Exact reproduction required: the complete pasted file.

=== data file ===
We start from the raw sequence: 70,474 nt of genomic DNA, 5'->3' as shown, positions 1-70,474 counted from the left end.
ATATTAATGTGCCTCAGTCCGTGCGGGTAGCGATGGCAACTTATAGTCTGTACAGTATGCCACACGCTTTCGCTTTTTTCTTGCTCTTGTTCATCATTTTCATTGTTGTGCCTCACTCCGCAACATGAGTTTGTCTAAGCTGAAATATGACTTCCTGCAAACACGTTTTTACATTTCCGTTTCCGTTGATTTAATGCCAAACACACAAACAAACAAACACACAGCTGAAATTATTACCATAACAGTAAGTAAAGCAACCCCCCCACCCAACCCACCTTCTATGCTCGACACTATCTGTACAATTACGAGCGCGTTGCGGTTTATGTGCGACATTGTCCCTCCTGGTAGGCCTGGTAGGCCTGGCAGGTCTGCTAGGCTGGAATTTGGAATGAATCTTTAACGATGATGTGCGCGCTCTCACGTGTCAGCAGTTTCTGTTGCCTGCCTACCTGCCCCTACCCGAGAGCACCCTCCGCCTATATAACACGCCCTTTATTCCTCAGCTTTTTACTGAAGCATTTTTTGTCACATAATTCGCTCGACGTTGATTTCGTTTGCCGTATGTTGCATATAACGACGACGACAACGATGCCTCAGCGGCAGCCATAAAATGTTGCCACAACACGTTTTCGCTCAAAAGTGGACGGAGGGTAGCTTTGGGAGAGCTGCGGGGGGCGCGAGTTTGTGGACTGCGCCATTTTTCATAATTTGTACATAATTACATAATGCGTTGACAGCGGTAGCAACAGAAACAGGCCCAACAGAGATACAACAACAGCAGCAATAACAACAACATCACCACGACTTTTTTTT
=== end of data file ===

We start from the raw sequence: 70,474 nt of genomic DNA, 5'->3' as shown, positions 1-70,474 counted from the left end.
ATATTAATGTGCCTCAGTCCGTGCGGGTAGCGATGGCAACTTATAGTCTGTACAGTATGCCACACGCTTTCGCTTTTTTCTTGCTCTTGTTCATCATTTTCATTGTTGTGCCTCACTCCGCAACATGAGTTTGTCTAAGCTGAAATATGACTTCCTGCAAACACGTTTTTACATTTCCGTTTCCGTTGATTTAATGCCAAACACACAAACAAACAAACACACAGCTGAAATTATTACCATAACAGTAAGTAAAGCAACCCCCCCACCCAACCCACCTTCTATGCTCGACACTATCTGTACAATTACGAGCGCGTTGCGGTTTATGTGCGACATTGTCCCTCCTGGTAGGCCTGGTAGGCCTGGCAGGTCTGCTAGGCTGGAATTTGGAATGAATCTTTAACGATGATGTGCGCGCTCTCACGTGTCAGCAGTTTCTGTTGCCTGCCTACCTGCCCCTACCCGAGAGCACCCTCCGCCTATATAACACGCCCTTTATTCCTCAGCTTTTTACTGAAGCATTTTTTGTCACATAATTCGCTCGACGTTGATTTCGTTTGCCGTATGTTGCATATAACGACGACGACAACGATGCCTCAGCGGCAGCCATAAAATGTTGCCACAACACGTTTTCGCTCAAAAGTGGACGGAGGGTAGCTTTGGGAGAGCTGCGGGGGGCGCGAGTTTGTGGACTGCGCCATTTTTCATAATTTGTACATAATTACATAATGCGTTGACAGCGGTAGCAACAGAAACAGGCCCAACAGAGATACAACAACAGCAGCAATAACAACAACATCACCACGACTTTTTTTT